Aero Club Vs. Ravinder Singh Dhanju - (National Consumer Disputes Redressal Commission) (12 Jan 2018)
Publication of an advertisement for sale at a bargain price of goods that are not intended to be offered for sale or supplied at said bargain price amounts to an unfair trade practice
The Petitioner is engaged in the business of selling Woodland Brand of shoes and apparels. The complainant/respondent went to a store of the Petitioner which had allegedly offered a discount of 35% on purchase of T shirt having maximum retail price of Rs. 2195 (inclusive of taxes). According to the Complainant, though the Petitioner had offered a flat 35% discount on the maximum retail price (inclusive of taxes), it charged a sum of Rs. 1498/- from him whereas, the price after deducting 35% discount comes to Rs. 1426.75. The Petitioner, according to the complainant had charged double VAT amount from him. It is also alleged that despite the request made by the complainant, the Petitioner refused to cancel the transaction, taking a plea that the invoice had already been generated. It was alleged that the petitioner had indulged into unfair trade practice, by charging double VAT amount. The complainant therefore, approached the concerned District Forum by way of a consumer complaint, seeking compensation quantified at Rs. 75,000 besides refund of the overcharged amount of Rs. 71.35. The District Forum having ruled in favour of the complainant, the Petitioner approached the concerned State Commission by way of an appeal. The said appeal having been dismissed vide impugned order, the Petitioner is before this Commission by way of instant revision petition.
When an advertisement is given promising a discount of say upto 10%/20%/30%/40%/50% on a product, this is an invitation to the consumer to buy the product at the aforesaid discount. Admittedly, VAT is not charged extra when the product is sold without a discount, since it is inbuilt in the MRP displayed on the product. If VAT is charged extra, while selling a product on discount, it would be an unfair trade practice as the customer would not get the promised discount since the quantum of the discount would get reduced to the extent of the amount of VAT is charged extra from him. If a consumer is lured to the store on the promise that, he would be offered a discount of say upto 40%, there is no reason why the discount as decided by the seller should not be actually made available to him. It is for the seller to decide how much discount, if any, it want to offer on its products. If the seller wants to offer say 10% discount, the consumer who has been lured to its store on the promise of such a discount must necessarily get that discount and it should not be reduced by charging extra VAT on the discounted price, when VAT is not charged extra on a product sold without discount. The consumer coming across an advertisement, promising a product on discount visits the store in the belief that the promised discount would be extended to him if he purchases a discounted product. It would be extremely unfair to him if the discount offered to him is reduced to the extent of the amount of the VAT. In such a case it would be immaterial whether the seller is offering a flat discount of say 40%/35% or it is promising a discount, say upto 35%/40%.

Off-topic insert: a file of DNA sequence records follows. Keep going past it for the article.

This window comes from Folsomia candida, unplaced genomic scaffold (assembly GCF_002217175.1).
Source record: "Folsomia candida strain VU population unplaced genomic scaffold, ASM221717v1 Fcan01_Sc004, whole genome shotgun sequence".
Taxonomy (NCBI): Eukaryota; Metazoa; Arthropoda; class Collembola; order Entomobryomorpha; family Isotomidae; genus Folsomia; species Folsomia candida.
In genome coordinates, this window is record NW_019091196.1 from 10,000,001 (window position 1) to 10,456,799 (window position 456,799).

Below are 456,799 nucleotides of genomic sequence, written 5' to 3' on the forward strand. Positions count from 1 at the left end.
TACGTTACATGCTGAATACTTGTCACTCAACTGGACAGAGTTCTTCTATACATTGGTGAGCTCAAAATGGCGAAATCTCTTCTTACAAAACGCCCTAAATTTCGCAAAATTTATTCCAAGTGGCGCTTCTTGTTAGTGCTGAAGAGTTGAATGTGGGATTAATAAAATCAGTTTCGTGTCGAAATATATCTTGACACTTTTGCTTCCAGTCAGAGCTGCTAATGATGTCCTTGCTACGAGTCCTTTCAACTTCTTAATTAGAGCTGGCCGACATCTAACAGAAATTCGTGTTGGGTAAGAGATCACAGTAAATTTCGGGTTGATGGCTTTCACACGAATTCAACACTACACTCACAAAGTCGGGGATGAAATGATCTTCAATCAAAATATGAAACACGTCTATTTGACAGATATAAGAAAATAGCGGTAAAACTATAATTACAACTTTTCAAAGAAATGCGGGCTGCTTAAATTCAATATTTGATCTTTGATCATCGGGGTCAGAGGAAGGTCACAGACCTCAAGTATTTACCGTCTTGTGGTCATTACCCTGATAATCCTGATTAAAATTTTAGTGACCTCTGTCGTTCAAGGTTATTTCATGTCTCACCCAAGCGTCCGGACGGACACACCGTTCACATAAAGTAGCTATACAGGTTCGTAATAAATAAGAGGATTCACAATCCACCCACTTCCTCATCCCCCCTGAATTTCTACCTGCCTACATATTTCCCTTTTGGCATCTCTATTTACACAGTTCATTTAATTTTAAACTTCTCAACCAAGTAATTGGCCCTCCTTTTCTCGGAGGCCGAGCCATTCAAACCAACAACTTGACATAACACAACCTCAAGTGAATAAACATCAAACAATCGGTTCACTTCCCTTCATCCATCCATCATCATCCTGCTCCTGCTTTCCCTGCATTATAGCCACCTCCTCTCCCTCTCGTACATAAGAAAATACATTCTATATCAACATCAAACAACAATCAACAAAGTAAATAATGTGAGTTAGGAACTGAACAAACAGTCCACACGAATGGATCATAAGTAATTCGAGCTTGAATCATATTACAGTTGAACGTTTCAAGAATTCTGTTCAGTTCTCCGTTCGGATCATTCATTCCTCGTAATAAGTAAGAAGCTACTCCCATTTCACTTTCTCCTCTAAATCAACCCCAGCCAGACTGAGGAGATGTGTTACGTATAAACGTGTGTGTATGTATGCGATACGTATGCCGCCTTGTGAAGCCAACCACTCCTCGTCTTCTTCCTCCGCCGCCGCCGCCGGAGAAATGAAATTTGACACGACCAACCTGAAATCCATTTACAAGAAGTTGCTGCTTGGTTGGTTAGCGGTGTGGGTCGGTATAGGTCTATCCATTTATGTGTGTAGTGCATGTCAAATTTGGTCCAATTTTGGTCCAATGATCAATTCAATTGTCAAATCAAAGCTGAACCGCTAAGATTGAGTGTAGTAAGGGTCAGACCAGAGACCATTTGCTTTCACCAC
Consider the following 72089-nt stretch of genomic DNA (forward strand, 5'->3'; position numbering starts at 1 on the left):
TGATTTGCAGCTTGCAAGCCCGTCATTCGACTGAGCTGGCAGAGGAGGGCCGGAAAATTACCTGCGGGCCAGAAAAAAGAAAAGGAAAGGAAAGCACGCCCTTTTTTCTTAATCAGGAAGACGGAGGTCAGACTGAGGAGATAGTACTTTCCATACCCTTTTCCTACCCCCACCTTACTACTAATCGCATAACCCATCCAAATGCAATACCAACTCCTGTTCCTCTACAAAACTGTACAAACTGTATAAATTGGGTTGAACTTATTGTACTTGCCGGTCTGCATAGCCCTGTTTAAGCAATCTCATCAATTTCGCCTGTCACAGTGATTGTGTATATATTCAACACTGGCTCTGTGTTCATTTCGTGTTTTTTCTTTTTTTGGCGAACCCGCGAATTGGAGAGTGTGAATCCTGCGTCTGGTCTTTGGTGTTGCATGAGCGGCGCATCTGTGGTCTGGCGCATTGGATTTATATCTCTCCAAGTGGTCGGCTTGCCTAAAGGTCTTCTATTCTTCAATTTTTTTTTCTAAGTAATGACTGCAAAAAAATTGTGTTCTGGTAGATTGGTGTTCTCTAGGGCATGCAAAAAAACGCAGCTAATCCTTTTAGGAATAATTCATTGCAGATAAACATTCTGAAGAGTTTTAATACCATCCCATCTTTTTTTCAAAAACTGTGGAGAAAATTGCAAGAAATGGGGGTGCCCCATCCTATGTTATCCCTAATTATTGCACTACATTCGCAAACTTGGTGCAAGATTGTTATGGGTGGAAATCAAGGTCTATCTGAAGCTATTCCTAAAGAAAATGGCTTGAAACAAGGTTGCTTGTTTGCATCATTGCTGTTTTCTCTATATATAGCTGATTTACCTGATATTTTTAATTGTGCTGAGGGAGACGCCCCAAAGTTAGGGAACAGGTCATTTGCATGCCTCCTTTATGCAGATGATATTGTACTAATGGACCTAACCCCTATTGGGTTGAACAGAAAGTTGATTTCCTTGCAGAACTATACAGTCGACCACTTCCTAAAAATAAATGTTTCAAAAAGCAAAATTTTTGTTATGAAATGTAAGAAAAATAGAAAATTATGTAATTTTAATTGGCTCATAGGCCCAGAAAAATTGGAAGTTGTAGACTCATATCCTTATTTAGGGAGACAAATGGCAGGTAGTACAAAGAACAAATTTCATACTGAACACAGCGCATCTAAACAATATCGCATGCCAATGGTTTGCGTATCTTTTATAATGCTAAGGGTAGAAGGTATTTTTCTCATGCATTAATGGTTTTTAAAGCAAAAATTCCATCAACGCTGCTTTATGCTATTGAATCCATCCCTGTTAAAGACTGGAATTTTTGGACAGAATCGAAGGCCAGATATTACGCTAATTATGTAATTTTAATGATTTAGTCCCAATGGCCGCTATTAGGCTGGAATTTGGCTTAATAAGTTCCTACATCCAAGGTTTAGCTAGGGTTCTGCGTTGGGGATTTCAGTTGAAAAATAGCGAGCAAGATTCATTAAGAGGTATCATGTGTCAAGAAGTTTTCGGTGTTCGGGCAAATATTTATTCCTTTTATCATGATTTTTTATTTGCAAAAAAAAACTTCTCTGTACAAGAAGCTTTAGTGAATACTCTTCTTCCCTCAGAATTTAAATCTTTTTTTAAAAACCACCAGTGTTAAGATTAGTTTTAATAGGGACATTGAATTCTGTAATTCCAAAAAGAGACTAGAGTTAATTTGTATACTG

In terms of Section 2(1)(r)(2) of the Consumer Protection Act, 1986 publication of an advertisement for sale at a bargain price of goods that are not intended to be offered for sale or supplied at the said bargain price amounts to an unfair trade practice. When a seller advertises a product for the sale at a discount price of 35%/40% or a discount upto 35%/40% but charges VAT extra on the discounted price, he obviously does not intend to offer the goods at the bargain price advertised by him. If the seller despite advertising discount upto 35%/40% intends to charge VAT extra which he does not charge on the sale of an undiscounted product, it is nothing but an unfair trade practice, the object behind which is to lure the customer to his store by advertising a discount which the seller actually does not intend to give to the purchaser.
Once the customer reaches the store, he has no option except either to buy the product at a discount less than the discounts promised to him or to come back without any purchase despite having visited the store at considerable cost and inconvenience. If the customer or atleast some of them buy the product at lesser discount, instead of returning back empty handed, which is likely to be situation in most of the cases, the purpose of advertiser is well served as he is successful in obtaining pecuniary advantages on the basis of a misleading advertisement. Such an act would certainly constitute an unfair trade practice within the meaning of the Consumer Protection Act. Such an advertisement is a misleading advertisement since the seller does not intend to extend the whole of the discount promised by him to the purchaser. There is no merit in the revision petition, which is accordingly dismissed.
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